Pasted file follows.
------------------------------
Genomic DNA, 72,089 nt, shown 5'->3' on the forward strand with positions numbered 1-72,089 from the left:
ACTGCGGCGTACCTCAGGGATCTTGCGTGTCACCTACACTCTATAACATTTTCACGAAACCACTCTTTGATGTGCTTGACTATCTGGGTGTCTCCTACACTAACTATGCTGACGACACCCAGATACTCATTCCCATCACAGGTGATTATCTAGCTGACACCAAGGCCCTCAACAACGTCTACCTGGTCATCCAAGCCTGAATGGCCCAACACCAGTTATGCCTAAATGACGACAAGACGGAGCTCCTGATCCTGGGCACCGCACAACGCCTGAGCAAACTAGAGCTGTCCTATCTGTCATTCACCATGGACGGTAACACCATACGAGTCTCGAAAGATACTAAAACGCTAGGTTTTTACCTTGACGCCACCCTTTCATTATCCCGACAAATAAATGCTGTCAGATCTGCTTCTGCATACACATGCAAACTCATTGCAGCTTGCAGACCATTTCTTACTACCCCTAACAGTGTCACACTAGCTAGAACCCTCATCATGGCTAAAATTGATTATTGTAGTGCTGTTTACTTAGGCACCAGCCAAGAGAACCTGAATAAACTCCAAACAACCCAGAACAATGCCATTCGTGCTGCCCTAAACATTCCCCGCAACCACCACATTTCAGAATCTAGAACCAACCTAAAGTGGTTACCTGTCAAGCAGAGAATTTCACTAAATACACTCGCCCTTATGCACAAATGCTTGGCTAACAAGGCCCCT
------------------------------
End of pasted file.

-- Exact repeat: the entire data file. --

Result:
Genomic DNA, 72,089 nt, shown 5'->3' on the forward strand with positions numbered 1-72,089 from the left:
ACTGCGGCGTACCTCAGGGATCTTGCGTGTCACCTACACTCTATAACATTTTCACGAAACCACTCTTTGATGTGCTTGACTATCTGGGTGTCTCCTACACTAACTATGCTGACGACACCCAGATACTCATTCCCATCACAGGTGATTATCTAGCTGACACCAAGGCCCTCAACAACGTCTACCTGGTCATCCAAGCCTGAATGGCCCAACACCAGTTATGCCTAAATGACGACAAGACGGAGCTCCTGATCCTGGGCACCGCACAACGCCTGAGCAAACTAGAGCTGTCCTATCTGTCATTCACCATGGACGGTAACACCATACGAGTCTCGAAAGATACTAAAACGCTAGGTTTTTACCTTGACGCCACCCTTTCATTATCCCGACAAATAAATGCTGTCAGATCTGCTTCTGCATACACATGCAAACTCATTGCAGCTTGCAGACCATTTCTTACTACCCCTAACAGTGTCACACTAGCTAGAACCCTCATCATGGCTAAAATTGATTATTGTAGTGCTGTTTACTTAGGCACCAGCCAAGAGAACCTGAATAAACTCCAAACAACCCAGAACAATGCCATTCGTGCTGCCCTAAACATTCCCCGCAACCACCACATTTCAGAATCTAGAACCAACCTAAAGTGGTTACCTGTCAAGCAGAGAATTTCACTAAATACACTCGCCCTTATGCACAAATGCTTGGCTAACAAGGCCCCT